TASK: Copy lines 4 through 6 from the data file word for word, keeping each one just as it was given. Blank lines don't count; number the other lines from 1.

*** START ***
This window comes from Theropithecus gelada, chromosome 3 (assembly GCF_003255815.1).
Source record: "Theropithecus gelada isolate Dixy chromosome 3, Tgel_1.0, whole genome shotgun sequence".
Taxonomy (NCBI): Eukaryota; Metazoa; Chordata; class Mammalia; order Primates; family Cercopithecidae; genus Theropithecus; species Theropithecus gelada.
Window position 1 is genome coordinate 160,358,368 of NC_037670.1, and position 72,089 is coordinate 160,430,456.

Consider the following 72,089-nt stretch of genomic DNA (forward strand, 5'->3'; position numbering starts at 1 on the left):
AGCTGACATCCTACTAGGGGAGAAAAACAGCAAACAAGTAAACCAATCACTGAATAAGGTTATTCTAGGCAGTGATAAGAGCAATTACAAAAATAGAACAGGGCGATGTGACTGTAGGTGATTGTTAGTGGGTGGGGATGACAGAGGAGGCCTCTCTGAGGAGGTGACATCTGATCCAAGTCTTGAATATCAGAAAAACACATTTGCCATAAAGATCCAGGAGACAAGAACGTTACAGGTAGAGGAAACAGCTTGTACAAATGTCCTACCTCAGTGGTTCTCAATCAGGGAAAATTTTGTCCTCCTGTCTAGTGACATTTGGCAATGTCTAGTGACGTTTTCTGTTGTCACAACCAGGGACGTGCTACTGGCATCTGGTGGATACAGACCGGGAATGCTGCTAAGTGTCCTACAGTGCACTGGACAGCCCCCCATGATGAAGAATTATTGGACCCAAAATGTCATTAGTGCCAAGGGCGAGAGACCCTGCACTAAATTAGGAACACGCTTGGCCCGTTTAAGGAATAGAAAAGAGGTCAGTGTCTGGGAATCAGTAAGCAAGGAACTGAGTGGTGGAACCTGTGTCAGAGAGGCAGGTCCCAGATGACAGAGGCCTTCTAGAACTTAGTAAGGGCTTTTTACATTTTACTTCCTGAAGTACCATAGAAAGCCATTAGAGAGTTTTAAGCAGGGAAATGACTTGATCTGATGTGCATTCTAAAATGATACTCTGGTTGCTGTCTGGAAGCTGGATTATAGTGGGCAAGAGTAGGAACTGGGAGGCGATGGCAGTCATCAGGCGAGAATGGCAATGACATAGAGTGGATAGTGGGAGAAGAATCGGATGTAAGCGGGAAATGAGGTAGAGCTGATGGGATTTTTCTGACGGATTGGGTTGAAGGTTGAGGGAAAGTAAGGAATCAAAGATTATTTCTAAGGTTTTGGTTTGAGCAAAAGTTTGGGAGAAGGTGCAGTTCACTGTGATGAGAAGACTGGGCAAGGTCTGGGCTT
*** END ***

Window position 1 is genome coordinate 160,358,368 of NC_037670.1, and position 72,089 is coordinate 160,430,456.

Consider the following 72,089-nt stretch of genomic DNA (forward strand, 5'->3'; position numbering starts at 1 on the left):
AGCTGACATCCTACTAGGGGAGAAAAACAGCAAACAAGTAAACCAATCACTGAATAAGGTTATTCTAGGCAGTGATAAGAGCAATTACAAAAATAGAACAGGGCGATGTGACTGTAGGTGATTGTTAGTGGGTGGGGATGACAGAGGAGGCCTCTCTGAGGAGGTGACATCTGATCCAAGTCTTGAATATCAGAAAAACACATTTGCCATAAAGATCCAGGAGACAAGAACGTTACAGGTAGAGGAAACAGCTTGTACAAATGTCCTACCTCAGTGGTTCTCAATCAGGGAAAATTTTGTCCTCCTGTCTAGTGACATTTGGCAATGTCTAGTGACGTTTTCTGTTGTCACAACCAGGGACGTGCTACTGGCATCTGGTGGATACAGACCGGGAATGCTGCTAAGTGTCCTACAGTGCACTGGACAGCCCCCCATGATGAAGAATTATTGGACCCAAAATGTCATTAGTGCCAAGGGCGAGAGACCCTGCACTAAATTAGGAACACGCTTGGCCCGTTTAAGGAATAGAAAAGAGGTCAGTGTCTGGGAATCAGTAAGCAAGGAACTGAGTGGTGGAACCTGTGTCAGAGAGGCAGGTCCCAGATGACAGAGGCCTTCTAGAACTTAGTAAGGGCTTTTTACATTTTACTTCCTGAAGTACCATAGAAAGCCATTAGAGAGTTTTAAGCAGGGAAATGACTTGATCTGATGTGCATTCTAAAATGATACTCTGGTTGCTGTCTGGAAGCTGGATTATAGTGGGCAAGAGTAGGAACTGGGAGGCGATGGCAGTCATCAGGCGAGAATGGCAATGACATAGAGTGGATAGTGGGAGAAGAATCGGATGTAAGCGGGAAATGAGGTAGAGCTGATGGGATTTTTCTGACGGATTGGGTTGAAGGTTGAGGGAAAGTAAGGAATCAAAGATTATTTCTAAGGTTTTGGTTTGAGCAAAAGTTTGGGAGAAGGTGCAGTTCACTGTGATGAGAAGACTGGGCAAGGTCTGGGCTT